The movie, in its own way, hooked me because I wanted to know what would happen next.

Remember

Remember_3D_BD_OcardThis is a gem of a movie directed by Oscar nominee Aton Egoyan and written for the screen by Benjamin August, stars two very talented, Oscar-winning actors Christopher Plummer and Martin Landau.

I must digress and tell you I saw Plummer perform his one-man play about the late John Barrymore. I was fortunate to meet the playwright of Barrymore as well. I am compelled to praise Plummer’s performance and the play.

Remember is a story about very dark truths, lying just under the skin is the truth that comes to light when you least expect it. The movie is an intense thriller, and I was fortunate to see it on Blu-ray. We follow Zev, played brilliantly by Plummer, who has dementia and is recently widowed. He is a Holocaust survivor and will stop at nothing to get justice for his family. Being an Auschwitz survivor and with the aid of a friend, played by Landau, they discover that the Nazi guard who murdered both their families some seventy years ago is living in America under an assumed identity. Zev sets out on a gripping journey that tests both his will and his fading memory as it brings him closer to the retribution he seeks.

The movie has several memorable scenes. One is with the State Troop, son of a Nazi, with a German Shepard that Zev visits looking for the Nazi guard. Dean Norris plays the State Troop with such a gripping edge. I was so afraid for Zev. I was literally on the edge of my couch telling my husband, “This is such a good movie…”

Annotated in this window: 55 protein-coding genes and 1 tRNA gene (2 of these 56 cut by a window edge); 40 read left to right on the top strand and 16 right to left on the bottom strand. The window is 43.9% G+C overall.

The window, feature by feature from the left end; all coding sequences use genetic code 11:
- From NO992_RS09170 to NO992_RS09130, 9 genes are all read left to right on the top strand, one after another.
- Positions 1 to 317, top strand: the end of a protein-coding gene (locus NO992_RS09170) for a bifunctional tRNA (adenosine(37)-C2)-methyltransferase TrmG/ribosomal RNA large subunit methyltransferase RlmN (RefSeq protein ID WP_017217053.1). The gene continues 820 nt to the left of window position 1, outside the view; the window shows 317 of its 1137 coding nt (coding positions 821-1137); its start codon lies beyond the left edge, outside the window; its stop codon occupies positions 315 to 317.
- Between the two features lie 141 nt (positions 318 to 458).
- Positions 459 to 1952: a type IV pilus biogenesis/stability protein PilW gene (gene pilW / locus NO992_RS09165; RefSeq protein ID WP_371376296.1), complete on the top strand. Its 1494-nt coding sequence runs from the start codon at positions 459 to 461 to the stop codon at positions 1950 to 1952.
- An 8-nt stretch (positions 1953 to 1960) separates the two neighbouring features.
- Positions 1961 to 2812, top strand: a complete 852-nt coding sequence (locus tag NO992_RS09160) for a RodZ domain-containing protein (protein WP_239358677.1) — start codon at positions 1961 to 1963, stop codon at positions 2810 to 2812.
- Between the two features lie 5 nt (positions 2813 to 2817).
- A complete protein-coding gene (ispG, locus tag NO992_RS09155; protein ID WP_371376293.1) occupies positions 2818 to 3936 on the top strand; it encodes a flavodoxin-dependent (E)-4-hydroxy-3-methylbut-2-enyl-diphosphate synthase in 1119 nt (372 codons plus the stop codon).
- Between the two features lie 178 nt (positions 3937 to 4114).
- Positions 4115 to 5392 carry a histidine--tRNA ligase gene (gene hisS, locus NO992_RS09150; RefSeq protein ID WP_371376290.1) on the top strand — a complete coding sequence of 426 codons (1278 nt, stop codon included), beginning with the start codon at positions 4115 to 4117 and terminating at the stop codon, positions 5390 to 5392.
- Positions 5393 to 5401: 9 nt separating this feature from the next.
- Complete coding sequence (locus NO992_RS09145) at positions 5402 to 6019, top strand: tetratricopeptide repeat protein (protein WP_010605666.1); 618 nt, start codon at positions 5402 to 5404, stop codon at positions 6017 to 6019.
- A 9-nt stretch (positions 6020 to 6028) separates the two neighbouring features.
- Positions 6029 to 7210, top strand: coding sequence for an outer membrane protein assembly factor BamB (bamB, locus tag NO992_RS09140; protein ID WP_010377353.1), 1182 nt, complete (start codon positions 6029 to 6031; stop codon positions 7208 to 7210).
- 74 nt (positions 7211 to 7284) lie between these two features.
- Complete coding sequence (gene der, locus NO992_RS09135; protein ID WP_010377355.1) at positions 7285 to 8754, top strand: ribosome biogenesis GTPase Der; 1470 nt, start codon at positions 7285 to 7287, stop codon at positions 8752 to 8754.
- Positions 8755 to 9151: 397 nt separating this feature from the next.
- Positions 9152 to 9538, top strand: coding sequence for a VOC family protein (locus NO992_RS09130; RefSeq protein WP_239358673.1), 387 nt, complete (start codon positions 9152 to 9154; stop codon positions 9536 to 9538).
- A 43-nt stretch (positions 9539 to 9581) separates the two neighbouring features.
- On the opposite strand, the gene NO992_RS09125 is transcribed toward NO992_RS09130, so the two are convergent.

The supporting cast is priceless including two talented child actors, Peter DaCunha, and Sofia Wells, offering the innocence of people unsuspecting the horrors of Holocaust.

The ending is so good and meaningful, which makes me wonder. For some perhaps, dementia or forgetting is just a way to protect those from transgressions who care not to reveal to themselves and others.

I applaud Egoyan, Plummer and Landau, great story and great performances.

The Blu-ray features an Audio Commentary with Director Atom Egoyan, Producer Robert Lantos & Writer Benjamin August. It also includes “Performances to Remember” Featurette and “A Tapestry of Evil: Remembering the Past” Featurette.

Misconduct

misconductDirected by Shintaro Shimosawa, he guides an all-star cast and follows the dangers of power and ambition manifested in Misconduct.  I was fortunate to have a Blu-ray with Digital HD to view the movie. The movie is shot well by Michael Fimognari, who is known for shooting low-grade horror movies.

The intense legal thriller is headlined by Josh Duhamel with Oscar winners Al Pacino and Anthony Hopkins to back him up with their solid acting.  Other strong cast members are Alice Eve, Malin Akerman, Byung-Hun Lee, Julia Stiles, and Glen Powell.

We follow Duhamel’s character, who is an ambitious lawyer. He is seduced by his ex-girlfriend, played by Akerman. At the same time, she presents evidence that incriminates her boss, a corrupt pharmaceutical executive.  He finds himself caught in a power struggle between the pharmaceutical magnate, played briefly by Hopkins, and his firm’s senior partner played convincingly by Pacino. When the case takes a deadly turn, he must race to uncover the truth before he loses not only his wife, played by Eve, but his career, and possibly his own life.

I was entertained by this movie because of the suspense, and the ending was believable. Al Pacino and Anthony Hopkins are true talents and professionals. They were so real and engaging. I watched the movie with two other people, who also enjoyed the movie, so it is worth the rental and time.

If you decide to get the Blu-ray, the look behind-the-scenes of Misconduct includes in-depth special features including “The Making of Misconduct” and deleted scenes.